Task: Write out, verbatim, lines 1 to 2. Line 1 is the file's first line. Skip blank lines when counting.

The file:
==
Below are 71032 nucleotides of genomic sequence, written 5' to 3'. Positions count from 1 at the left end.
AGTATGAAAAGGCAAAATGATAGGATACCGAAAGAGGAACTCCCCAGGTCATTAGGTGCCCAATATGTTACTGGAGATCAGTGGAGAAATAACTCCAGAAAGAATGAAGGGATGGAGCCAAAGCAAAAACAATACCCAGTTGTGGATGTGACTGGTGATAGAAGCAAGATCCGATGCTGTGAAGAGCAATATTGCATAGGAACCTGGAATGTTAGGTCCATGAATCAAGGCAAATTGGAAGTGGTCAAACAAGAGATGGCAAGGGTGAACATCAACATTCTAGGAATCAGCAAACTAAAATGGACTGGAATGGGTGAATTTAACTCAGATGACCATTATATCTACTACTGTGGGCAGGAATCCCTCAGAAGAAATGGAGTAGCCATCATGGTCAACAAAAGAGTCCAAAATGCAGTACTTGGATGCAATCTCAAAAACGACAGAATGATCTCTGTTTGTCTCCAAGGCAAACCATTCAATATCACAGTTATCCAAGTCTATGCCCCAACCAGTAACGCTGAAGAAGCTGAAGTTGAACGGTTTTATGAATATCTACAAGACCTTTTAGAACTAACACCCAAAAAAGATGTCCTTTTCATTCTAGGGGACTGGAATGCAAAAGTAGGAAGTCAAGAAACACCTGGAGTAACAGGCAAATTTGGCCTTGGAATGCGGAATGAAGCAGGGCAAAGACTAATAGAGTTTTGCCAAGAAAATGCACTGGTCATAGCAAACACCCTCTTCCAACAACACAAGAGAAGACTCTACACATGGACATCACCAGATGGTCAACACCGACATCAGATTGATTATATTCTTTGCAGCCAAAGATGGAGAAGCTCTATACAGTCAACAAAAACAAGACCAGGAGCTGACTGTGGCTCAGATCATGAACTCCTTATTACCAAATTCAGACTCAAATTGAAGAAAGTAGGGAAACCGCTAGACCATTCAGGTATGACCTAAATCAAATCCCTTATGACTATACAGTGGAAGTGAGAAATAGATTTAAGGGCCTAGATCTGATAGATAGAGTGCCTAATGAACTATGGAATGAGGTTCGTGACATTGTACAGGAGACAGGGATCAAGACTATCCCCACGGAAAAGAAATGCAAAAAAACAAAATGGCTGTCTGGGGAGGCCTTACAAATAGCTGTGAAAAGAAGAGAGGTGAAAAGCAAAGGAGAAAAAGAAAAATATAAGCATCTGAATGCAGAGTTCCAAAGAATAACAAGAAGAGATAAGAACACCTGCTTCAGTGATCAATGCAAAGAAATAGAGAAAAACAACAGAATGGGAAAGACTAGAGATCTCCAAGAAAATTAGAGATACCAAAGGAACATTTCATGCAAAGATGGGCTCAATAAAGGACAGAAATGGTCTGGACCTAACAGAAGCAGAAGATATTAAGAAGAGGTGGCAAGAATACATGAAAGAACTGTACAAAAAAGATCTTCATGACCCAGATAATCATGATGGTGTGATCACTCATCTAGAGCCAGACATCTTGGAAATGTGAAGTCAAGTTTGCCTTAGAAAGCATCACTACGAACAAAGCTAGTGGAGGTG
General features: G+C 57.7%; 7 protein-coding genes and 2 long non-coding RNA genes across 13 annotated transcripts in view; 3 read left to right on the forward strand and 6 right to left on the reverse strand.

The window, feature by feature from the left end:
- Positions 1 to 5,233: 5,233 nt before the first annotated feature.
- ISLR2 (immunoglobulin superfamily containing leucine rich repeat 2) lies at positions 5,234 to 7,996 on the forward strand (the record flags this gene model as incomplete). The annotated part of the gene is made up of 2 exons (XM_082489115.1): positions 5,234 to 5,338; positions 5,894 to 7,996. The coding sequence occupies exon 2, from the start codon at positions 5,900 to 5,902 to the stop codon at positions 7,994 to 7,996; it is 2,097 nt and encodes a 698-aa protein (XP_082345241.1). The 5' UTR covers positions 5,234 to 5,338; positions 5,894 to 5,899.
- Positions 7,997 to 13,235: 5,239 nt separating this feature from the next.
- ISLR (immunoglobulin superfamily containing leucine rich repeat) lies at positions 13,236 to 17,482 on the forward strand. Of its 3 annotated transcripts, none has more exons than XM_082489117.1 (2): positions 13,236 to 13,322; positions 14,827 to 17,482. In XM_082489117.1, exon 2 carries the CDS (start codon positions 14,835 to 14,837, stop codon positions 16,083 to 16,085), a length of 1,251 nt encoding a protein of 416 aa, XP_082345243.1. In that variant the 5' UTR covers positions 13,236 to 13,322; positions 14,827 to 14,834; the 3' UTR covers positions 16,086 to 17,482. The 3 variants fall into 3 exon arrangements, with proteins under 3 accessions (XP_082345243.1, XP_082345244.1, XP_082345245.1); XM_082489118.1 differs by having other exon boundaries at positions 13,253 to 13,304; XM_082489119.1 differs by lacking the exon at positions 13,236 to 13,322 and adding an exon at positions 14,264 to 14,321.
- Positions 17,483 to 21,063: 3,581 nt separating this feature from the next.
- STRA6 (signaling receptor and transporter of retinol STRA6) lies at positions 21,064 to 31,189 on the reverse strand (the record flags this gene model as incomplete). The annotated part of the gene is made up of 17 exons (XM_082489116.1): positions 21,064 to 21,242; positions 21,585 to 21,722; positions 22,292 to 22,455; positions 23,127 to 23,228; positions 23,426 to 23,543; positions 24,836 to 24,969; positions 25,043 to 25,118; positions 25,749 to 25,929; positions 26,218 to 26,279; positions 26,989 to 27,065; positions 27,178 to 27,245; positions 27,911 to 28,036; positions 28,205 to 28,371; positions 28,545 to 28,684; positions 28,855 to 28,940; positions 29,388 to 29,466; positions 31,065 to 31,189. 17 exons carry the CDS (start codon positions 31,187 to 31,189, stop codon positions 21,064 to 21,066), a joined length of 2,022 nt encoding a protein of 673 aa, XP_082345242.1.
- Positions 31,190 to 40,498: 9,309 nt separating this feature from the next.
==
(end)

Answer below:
Below are 71032 nucleotides of genomic sequence, written 5' to 3'. Positions count from 1 at the left end.
AGTATGAAAAGGCAAAATGATAGGATACCGAAAGAGGAACTCCCCAGGTCATTAGGTGCCCAATATGTTACTGGAGATCAGTGGAGAAATAACTCCAGAAAGAATGAAGGGATGGAGCCAAAGCAAAAACAATACCCAGTTGTGGATGTGACTGGTGATAGAAGCAAGATCCGATGCTGTGAAGAGCAATATTGCATAGGAACCTGGAATGTTAGGTCCATGAATCAAGGCAAATTGGAAGTGGTCAAACAAGAGATGGCAAGGGTGAACATCAACATTCTAGGAATCAGCAAACTAAAATGGACTGGAATGGGTGAATTTAACTCAGATGACCATTATATCTACTACTGTGGGCAGGAATCCCTCAGAAGAAATGGAGTAGCCATCATGGTCAACAAAAGAGTCCAAAATGCAGTACTTGGATGCAATCTCAAAAACGACAGAATGATCTCTGTTTGTCTCCAAGGCAAACCATTCAATATCACAGTTATCCAAGTCTATGCCCCAACCAGTAACGCTGAAGAAGCTGAAGTTGAACGGTTTTATGAATATCTACAAGACCTTTTAGAACTAACACCCAAAAAAGATGTCCTTTTCATTCTAGGGGACTGGAATGCAAAAGTAGGAAGTCAAGAAACACCTGGAGTAACAGGCAAATTTGGCCTTGGAATGCGGAATGAAGCAGGGCAAAGACTAATAGAGTTTTGCCAAGAAAATGCACTGGTCATAGCAAACACCCTCTTCCAACAACACAAGAGAAGACTCTACACATGGACATCACCAGATGGTCAACACCGACATCAGATTGATTATATTCTTTGCAGCCAAAGATGGAGAAGCTCTATACAGTCAACAAAAACAAGACCAGGAGCTGACTGTGGCTCAGATCATGAACTCCTTATTACCAAATTCAGACTCAAATTGAAGAAAGTAGGGAAACCGCTAGACCATTCAGGTATGACCTAAATCAAATCCCTTATGACTATACAGTGGAAGTGAGAAATAGATTTAAGGGCCTAGATCTGATAGATAGAGTGCCTAATGAACTATGGAATGAGGTTCGTGACATTGTACAGGAGACAGGGATCAAGACTATCCCCACGGAAAAGAAATGCAAAAAAACAAAATGGCTGTCTGGGGAGGCCTTACAAATAGCTGTGAAAAGAAGAGAGGTGAAAAGCAAAGGAGAAAAAGAAAAATATAAGCATCTGAATGCAGAGTTCCAAAGAATAACAAGAAGAGATAAGAACACCTGCTTCAGTGATCAATGCAAAGAAATAGAGAAAAACAACAGAATGGGAAAGACTAGAGATCTCCAAGAAAATTAGAGATACCAAAGGAACATTTCATGCAAAGATGGGCTCAATAAAGGACAGAAATGGTCTGGACCTAACAGAAGCAGAAGATATTAAGAAGAGGTGGCAAGAATACATGAAAGAACTGTACAAAAAAGATCTTCATGACCCAGATAATCATGATGGTGTGATCACTCATCTAGAGCCAGACATCTTGGAAATGTGAAGTCAAGTTTGCCTTAGAAAGCATCACTACGAACAAAGCTAGTGGAGGTG